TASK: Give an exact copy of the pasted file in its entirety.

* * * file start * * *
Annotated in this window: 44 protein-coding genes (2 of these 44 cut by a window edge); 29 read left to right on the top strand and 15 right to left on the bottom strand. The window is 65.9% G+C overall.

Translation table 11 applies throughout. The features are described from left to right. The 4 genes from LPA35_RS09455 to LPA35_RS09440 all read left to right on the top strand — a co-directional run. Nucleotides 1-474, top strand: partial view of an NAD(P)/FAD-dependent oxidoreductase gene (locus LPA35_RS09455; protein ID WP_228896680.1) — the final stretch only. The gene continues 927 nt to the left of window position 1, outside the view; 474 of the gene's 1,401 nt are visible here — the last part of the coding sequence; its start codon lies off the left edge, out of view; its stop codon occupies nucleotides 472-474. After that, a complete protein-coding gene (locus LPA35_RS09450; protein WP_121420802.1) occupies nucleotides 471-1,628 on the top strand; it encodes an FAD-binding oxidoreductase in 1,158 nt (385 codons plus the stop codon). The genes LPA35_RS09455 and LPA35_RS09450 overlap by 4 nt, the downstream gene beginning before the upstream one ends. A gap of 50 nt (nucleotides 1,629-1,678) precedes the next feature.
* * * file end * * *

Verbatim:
Annotated in this window: 44 protein-coding genes (2 of these 44 cut by a window edge); 29 read left to right on the top strand and 15 right to left on the bottom strand. The window is 65.9% G+C overall.

Translation table 11 applies throughout. The features are described from left to right. The 4 genes from LPA35_RS09455 to LPA35_RS09440 all read left to right on the top strand — a co-directional run. Nucleotides 1-474, top strand: partial view of an NAD(P)/FAD-dependent oxidoreductase gene (locus LPA35_RS09455; protein ID WP_228896680.1) — the final stretch only. The gene continues 927 nt to the left of window position 1, outside the view; 474 of the gene's 1,401 nt are visible here — the last part of the coding sequence; its start codon lies off the left edge, out of view; its stop codon occupies nucleotides 472-474. After that, a complete protein-coding gene (locus LPA35_RS09450; protein WP_121420802.1) occupies nucleotides 471-1,628 on the top strand; it encodes an FAD-binding oxidoreductase in 1,158 nt (385 codons plus the stop codon). The genes LPA35_RS09455 and LPA35_RS09450 overlap by 4 nt, the downstream gene beginning before the upstream one ends. A gap of 50 nt (nucleotides 1,629-1,678) precedes the next feature.